Pet used to be a word that meant a cute animal you kept at home but when mesothelioma pet scans become a fact of life, the word pet takes on a whole new different meaning. We’ve researched the latest information from the Society of Nuclear Medicine and Molecular Imaging and other medical websites to give you a current overview about this important mesothelioma diagnostic tool.
What are PET scans?
Positron emission tomography (PET) scan is a noninvasive, painless molecular imaging technology that allows physicians to determine how organs and tissues inside the body are functioning on a molecular and cellular level. It was first introduced during the 1970s and now widely used.
How are PET scans used for mesothelioma patients?
PET scans are one of the most effective types of nuclear medicine procedures for detecting cancer and monitoring mesothelioma. PET scans provide information to help physicians:
- Locate the site of the cancer
- Determine the size of the tumor
- Differentiate benign from malignant growths
- Discover if the cancer has spread
- Select treatments that are likely to be appropriate
- Monitor the success of therapy
- Detect any recurrent tumors
How should a patient prepare for a PET scan?
PET scans are usually performed on an outpatient basis, and your doctors’ office will provide detailed instructions on how to prepare for an exam. Usually, you are asked not to eat or drink anything for a minimum of six hours before a PET scan. You may be told to wear loose comfortable clothing or you may be given a hospital gown to wear during a PET scan.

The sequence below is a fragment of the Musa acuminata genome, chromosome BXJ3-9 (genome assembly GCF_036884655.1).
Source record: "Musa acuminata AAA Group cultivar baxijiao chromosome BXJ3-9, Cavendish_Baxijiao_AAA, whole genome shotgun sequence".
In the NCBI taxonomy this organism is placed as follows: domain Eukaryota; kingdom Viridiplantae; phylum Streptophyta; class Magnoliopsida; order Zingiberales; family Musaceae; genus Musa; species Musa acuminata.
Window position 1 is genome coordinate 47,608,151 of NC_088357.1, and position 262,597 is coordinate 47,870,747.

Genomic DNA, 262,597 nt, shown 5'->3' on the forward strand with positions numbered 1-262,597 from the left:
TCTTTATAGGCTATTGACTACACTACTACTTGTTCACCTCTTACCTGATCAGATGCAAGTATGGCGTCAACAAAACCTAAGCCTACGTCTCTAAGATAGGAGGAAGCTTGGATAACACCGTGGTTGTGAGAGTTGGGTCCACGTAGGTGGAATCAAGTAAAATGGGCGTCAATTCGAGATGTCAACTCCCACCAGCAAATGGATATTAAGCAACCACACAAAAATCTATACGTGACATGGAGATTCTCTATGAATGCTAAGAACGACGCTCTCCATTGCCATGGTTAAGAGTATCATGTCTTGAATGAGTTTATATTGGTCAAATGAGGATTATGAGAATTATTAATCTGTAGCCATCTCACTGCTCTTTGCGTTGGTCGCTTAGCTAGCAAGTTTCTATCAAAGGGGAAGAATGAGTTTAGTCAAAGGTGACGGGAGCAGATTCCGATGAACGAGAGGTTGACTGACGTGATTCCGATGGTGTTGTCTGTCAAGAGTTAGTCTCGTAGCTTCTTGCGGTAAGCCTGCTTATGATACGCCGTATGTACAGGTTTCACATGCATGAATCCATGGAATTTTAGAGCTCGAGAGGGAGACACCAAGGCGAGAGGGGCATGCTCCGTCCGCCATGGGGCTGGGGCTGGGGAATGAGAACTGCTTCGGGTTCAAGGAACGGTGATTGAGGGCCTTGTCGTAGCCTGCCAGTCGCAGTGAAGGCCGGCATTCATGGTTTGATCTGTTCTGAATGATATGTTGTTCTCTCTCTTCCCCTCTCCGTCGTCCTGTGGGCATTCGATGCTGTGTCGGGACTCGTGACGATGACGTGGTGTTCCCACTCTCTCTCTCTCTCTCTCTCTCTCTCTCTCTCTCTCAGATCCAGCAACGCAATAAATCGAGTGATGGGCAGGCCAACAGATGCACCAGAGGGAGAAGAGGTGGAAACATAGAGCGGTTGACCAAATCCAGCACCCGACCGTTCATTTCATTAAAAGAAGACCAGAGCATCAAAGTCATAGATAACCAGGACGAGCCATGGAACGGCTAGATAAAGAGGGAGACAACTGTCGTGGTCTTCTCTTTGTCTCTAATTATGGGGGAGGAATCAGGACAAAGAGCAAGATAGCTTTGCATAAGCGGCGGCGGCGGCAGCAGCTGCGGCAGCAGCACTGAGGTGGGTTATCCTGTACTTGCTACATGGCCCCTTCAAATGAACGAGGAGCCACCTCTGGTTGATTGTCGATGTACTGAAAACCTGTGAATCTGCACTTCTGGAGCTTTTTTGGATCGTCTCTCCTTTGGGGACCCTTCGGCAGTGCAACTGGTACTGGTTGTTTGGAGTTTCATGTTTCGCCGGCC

What should a patient expect during the procedure?
The procedure begins with the injection of a detectable material called a radiotracer into the patient’s vein. Once the radiotracer is injected, it takes about 45 minutes to an hour for the body to absorb it. Next, the patient lies down on a flat examining table that is moved to the center of the PET scanner. The machine detects and records signals from the radiotracer. This process can take another 30 to 60 minutes. A computer is used to convert the signals into three-dimensional images that can be studied to track and analyze your mesothelioma.
How long does it take to get results?
A doctor trained in nuclear medicine will interpret the results and write a report for the doctor who ordered the tests. A verbal report can usually be given to your doctor the same day and the written report is usually delivered within two or three days.